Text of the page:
Laura S. Wharton’s debut novel The Pirate’s Bastard, is set in colonial America in the first half of the 18th Century. This was an exciting place, especially for a young, ambitious man like Edward Marshall who epitomized the entrepreneurial spirit that made America a haven for him and those of his ilk. With dreams of becoming a shipbuilder, merchant, and businessman, he is well on his way to establishing a reputation as an honest, hardworking individual, learning and earning as he absorbs all he can to make his dream come true.
We first meet Edward as a young boy whose father had left his wife and their prosperous sugar plantation in Barbados years earlier to live a life of adventure as a pirate. He eventually ended up on the gallows in Charleston, but not before fathering Edward by his French mistress, who died in childbirth, giving Edward the moniker “The Pirate’s Bastard” around Bridgetown. To Edward’s good fortune, as a young child he was befriended by the Reverend Jonathan Eubanks, the local Anglican minister in Bridgetown, who became the father that Edward never had. Edward resented his lineage and the trouble it caused him, so when Reverend Eubanks invited the nine-year-old to join him in his new assignment in Brunswick, in colonial Carolina, Edward jumped at the chance. The story picks up fifteen years later when we see Edward in early adulthood making a name for himself as an aspiring entrepreneur in his adopted town, where he still seeks the advice of the aging Reverend Eubanks, whose friendship Edward still cherishes.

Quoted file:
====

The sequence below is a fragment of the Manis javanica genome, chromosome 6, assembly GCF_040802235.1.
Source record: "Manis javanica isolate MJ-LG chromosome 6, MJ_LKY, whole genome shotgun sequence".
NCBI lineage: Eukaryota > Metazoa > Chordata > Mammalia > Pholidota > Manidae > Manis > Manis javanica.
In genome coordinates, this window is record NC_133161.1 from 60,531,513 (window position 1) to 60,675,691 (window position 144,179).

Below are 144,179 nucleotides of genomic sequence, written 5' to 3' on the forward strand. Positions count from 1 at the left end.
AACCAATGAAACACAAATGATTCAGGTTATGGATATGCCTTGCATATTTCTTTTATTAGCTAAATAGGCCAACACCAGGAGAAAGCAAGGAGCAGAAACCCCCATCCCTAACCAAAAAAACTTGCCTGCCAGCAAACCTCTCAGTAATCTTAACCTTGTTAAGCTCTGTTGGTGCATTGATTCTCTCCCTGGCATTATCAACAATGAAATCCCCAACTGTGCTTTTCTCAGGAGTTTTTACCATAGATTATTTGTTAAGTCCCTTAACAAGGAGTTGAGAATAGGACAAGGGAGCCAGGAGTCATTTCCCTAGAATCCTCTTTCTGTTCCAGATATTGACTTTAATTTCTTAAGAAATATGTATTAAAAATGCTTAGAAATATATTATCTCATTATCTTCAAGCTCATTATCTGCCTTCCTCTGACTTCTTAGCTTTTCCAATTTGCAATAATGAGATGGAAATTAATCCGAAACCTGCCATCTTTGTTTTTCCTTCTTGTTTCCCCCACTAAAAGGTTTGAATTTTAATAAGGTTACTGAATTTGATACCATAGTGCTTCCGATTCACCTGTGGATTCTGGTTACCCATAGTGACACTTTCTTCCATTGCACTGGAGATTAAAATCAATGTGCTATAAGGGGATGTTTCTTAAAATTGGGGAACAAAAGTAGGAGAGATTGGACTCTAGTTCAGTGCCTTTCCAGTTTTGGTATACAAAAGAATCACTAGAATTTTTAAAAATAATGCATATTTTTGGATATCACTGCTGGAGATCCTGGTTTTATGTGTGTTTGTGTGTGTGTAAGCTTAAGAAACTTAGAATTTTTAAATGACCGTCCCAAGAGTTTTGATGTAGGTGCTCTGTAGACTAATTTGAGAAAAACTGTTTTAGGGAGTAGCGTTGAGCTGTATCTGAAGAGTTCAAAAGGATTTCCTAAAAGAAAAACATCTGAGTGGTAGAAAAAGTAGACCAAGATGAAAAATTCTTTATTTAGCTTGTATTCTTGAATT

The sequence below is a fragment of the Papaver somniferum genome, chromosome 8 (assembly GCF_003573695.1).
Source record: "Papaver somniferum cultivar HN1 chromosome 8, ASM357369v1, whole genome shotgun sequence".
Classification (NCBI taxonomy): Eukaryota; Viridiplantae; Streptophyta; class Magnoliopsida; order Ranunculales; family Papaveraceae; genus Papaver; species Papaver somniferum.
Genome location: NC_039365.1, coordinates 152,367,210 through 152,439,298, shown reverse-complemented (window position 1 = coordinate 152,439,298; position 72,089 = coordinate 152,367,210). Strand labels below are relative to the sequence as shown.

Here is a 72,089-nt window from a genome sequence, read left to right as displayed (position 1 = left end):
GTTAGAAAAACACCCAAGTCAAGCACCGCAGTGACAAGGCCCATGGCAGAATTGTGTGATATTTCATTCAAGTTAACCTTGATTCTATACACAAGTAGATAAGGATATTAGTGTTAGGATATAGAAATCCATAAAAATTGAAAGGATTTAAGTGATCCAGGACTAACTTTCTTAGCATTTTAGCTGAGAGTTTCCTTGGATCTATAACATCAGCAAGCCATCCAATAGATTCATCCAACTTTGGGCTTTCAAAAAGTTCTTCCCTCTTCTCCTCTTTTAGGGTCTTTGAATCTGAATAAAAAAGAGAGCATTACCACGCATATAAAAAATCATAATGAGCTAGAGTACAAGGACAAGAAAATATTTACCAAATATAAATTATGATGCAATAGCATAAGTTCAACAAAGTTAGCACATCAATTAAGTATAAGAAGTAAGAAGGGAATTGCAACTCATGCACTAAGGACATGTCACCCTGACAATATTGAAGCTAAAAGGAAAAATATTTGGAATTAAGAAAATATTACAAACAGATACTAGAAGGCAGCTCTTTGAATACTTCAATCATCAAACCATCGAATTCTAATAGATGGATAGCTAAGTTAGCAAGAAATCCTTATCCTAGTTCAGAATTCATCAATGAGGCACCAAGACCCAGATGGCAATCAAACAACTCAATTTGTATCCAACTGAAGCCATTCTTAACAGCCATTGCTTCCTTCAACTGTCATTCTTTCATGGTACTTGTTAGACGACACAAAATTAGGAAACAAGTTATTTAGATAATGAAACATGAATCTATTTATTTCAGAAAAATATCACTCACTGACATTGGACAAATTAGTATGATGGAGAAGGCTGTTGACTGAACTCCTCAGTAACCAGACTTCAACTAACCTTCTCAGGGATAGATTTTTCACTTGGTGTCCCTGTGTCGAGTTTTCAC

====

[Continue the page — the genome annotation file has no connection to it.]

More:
The Pirate’s Bastard is an OK read, but there were a few things that I felt were incomplete. Some of the characters develop quite nicely in the heart of the novel, but they seem to disappear when they could have been a larger feature and made a heftier contribution to the story, thereby adding to the intrigue. Similarly, the plot seems to lose some of its pizzazz about three-quarters of the way through and the story seems to fizzle, which is unfortunate because there are two features that lend a certain amount of credibility to the story: 1) Wharton has done her research and we get a fairly good idea of what life must have been like in the colonies; and 2) She also has a firm grasp on the nautical world in that era, which makes that part of the story come alive. In spite of this, however, The Pirate’s Bastard’s shortcomings could leave the reader wondering if, or perhaps more accurately, why the author ran out of steam toward the end of the project, which, in the beginning, showed such potential.